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New way of conducting autism assessments for children


The Oxford Community Paediatric Service, part of the Oxford Children's Hospital at Oxford University Hospitals (OUH), has launched a new way of providing assessments to children who have a variety of complex and developmental needs.

Young children (aged under 5) who have concerning developmental progress with possible autism are referred to the service usually by their health visitor or GP.

The previous process involved having an initial in-person assessment within outpatient services. If autism was suspected, they would be added to a waiting list for several additional assessments during a Multidisciplinary Assessment week (MDA), a process principally developed for children with complex physical and learning disabilities or genetic syndromes.

During an MDA week, the child and family would have to travel to and from the hospital several times during the week before a final diagnosis was confirmed. This way of working enabled a limited number of children to be assessed, and as autism awareness and referrals increased, so did waiting lists.

However, with the onset of COVID-19 in March 2020, the service adopted a more flexible approach following the initial in person clinic appointment by focusing more on panel MDAs where individual cases were discussed by a team of experienced professionals, using clinic findings together with information collected from sources such as education settings, healthcare professionals who had seen the child in the community, and telemedicine consultations with team members.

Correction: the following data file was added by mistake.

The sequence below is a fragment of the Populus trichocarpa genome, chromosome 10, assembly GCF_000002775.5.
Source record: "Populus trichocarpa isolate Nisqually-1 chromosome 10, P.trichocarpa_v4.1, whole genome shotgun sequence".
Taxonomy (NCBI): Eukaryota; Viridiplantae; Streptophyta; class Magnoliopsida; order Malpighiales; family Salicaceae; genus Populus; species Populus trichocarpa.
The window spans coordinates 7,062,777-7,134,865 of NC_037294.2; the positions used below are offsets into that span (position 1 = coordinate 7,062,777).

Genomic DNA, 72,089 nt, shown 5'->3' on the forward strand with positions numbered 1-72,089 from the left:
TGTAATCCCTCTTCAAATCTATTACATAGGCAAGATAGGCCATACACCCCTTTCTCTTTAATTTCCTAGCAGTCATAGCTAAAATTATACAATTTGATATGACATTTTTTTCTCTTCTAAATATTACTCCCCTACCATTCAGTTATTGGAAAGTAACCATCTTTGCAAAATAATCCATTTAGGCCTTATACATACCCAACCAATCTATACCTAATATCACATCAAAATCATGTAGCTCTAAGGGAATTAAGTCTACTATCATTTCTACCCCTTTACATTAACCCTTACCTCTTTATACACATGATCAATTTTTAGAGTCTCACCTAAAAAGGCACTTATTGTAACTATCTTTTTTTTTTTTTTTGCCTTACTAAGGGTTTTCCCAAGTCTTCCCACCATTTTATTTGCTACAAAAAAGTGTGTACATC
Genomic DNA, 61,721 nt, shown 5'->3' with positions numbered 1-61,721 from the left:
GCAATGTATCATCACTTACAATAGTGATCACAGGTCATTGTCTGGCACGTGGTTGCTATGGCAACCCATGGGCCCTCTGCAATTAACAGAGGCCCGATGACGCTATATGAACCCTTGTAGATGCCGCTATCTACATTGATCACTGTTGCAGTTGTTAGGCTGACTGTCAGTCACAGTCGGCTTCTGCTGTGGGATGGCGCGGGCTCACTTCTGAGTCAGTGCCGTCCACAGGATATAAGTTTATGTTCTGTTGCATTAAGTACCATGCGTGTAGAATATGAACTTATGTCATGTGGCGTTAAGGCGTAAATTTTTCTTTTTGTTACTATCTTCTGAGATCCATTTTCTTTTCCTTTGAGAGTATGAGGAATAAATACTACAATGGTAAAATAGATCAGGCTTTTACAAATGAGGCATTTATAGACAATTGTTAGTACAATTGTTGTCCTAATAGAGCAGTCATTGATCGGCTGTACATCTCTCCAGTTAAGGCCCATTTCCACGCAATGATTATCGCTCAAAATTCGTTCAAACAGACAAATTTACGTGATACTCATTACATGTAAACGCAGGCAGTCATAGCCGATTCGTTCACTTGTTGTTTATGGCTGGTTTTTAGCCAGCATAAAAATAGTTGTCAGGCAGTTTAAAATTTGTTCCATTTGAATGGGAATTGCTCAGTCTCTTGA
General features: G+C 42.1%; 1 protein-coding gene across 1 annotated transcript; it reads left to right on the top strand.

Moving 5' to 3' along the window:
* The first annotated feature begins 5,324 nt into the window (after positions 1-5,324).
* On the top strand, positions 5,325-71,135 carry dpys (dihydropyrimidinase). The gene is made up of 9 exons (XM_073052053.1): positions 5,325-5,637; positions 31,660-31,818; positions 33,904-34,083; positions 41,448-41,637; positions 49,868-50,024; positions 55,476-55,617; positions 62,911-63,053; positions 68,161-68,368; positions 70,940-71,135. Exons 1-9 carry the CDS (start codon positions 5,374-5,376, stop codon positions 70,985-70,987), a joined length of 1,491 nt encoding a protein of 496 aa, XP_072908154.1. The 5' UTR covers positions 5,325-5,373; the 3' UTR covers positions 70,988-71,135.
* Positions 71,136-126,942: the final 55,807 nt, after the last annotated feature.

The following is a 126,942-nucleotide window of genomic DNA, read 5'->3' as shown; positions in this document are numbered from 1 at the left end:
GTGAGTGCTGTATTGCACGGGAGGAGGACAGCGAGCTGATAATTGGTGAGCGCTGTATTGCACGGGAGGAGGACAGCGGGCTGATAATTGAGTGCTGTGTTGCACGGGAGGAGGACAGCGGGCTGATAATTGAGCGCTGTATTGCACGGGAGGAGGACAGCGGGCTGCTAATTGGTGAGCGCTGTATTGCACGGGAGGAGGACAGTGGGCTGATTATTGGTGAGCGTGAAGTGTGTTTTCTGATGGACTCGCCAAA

Targeted additional standardised observational assessment tools were only used when there was a lack of clarity over a diagnosis. This has helped the team to make the diagnostic process quicker and has reduced the number of times children had to be physically present in the hospital.

In 2022, more than 500 children had completed their assessments compared to around 225 per year pre-2020.

This new way of working means children with the most straightforward or typical presentation of autism spectrum disorder have avoided additional assessments and can be diagnosed without delay.

Sarah Haden, Consultant and Clinical Lead for Community Paediatrics at Oxford University Hospitals, said: "Every child with autism is an individual, and we decided to take a flexible approach to assessment based on the patient in front of us. This has enabled us to complete assessments for many children much more quickly and efficiently. The whole team are rightly proud of this achievement."

Sara Randall, Chief Operating Officer at Oxford University Hospitals, said: "I would like to thank the entire team that have made this innovative change."

Pictured: Members of the OUH Oxford Paediatric Service